The Freeport Discussion.
Thursday, September 2, 1858.
Last Friday, at Freeport, was a grand day for the Republicans of Illinois; and one too that no one who at all loves those principles for which we contend, need be at all ashamed. These discussions are looked upon by not only the people of Illinois with intense interest, but the whole Union's political eye is now directed to our State. Douglas and Lincoln's speeches are copied in the papers of New York and other eastern cities and re-printed and circulated by Republicans, for they believe that their principles will stand the crucible or test which may be given them by all the Democratic orators from Maine to Texas.
One of the largest gatherings which was ever held in the State assembled at Freeport to hear the champions of the two great parties. The concourse can be imagined when we state that nine crowded passenger cars passed up on the Central; and sixteen on the Galena and Chicago railroad. The assemblage was variously estimated from eight to twelve thousand. This discussion was arranged so that Lincoln lead off in a speech of an hour in length and Douglas replied in an answer of an hour and a half, then the former closed, occupying thirty minutes. Mr. Lincoln effectually answered the interrogatories put to him at Ottawa by Mr. Douglas. Those questions, on which the Little Giant boasted he would "trot" Abe down into Egypt, were answered in a manner which showed that Lincoln now stands on the same platform which Clay, Jefferson, Jay, Webster, and the founders of our government, stood. He did not wish to interfere with slavery in the states but protected against its farther extension.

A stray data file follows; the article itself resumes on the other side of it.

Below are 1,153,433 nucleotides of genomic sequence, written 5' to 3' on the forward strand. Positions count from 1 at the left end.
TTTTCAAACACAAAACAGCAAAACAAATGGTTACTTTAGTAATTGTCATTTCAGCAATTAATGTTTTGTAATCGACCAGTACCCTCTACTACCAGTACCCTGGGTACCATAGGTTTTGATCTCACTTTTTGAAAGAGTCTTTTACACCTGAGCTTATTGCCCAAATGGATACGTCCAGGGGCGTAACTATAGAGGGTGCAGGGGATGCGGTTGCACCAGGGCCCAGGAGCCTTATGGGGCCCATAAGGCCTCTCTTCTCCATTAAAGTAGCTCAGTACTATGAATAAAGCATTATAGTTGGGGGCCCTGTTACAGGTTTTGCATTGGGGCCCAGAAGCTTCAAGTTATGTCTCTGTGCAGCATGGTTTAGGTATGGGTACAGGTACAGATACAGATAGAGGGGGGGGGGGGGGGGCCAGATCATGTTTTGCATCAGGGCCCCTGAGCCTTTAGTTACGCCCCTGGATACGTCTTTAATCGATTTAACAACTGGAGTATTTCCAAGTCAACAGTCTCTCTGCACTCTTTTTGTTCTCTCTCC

Then Mr. Lincoln put a few questions to his opponent which caused the Little Giant to turn another complete political summerset. The question whether Douglas would acquiesce in a decision of the supreme court that by virtue of the Constitution slavery existed in the states as well as territories, and could not, therefore, be abolished by the people? That was a clincher for Mr. Douglas and he could not answer it with a plain yes or no; but evaded the interrogatory by saying that such a decision from the Supreme Court of the United States was impossible! That is decidedly cool in Senator Douglas when he knows that such a doctrine has been advanced by the very fountain of Democracy, the administration, thorough its organ, the Washington Union.
When asked if the people of a territory could exclude slavery before forming a state constitution, Douglas answered that the people had that power; and thereby repudiated his former acquiescence (see Chicago speech) in the Dred Scot decision. When a man who has the name of being a statesman dodges about in this manner how are we to know where to find him?
After Mr. Douglas had finished, Mr. Lincoln occupied his half hour in most effectually clinching his main speech. We do not remember of hearing the sophistry and mis-statements of a speaker more fully and clearly spread out before an audience than did Lincoln show up those of Douglas in his rejoinder. – His sarcasm was, in the half hour that we heard him, exceedingly fine and polished, though severe.
We could but notice the marked difference between the two speakers on this question; and it was noticed by even the Democracy. Douglas was coarse, blustering and insulting in his language
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After the discussion had closed, the vast assemblage gathered in front of the Brewaler House, where they listened to one of the ablest impromptu speeches we ever heard, by Mr. Lovejoy; a synopsis of which we may give next week.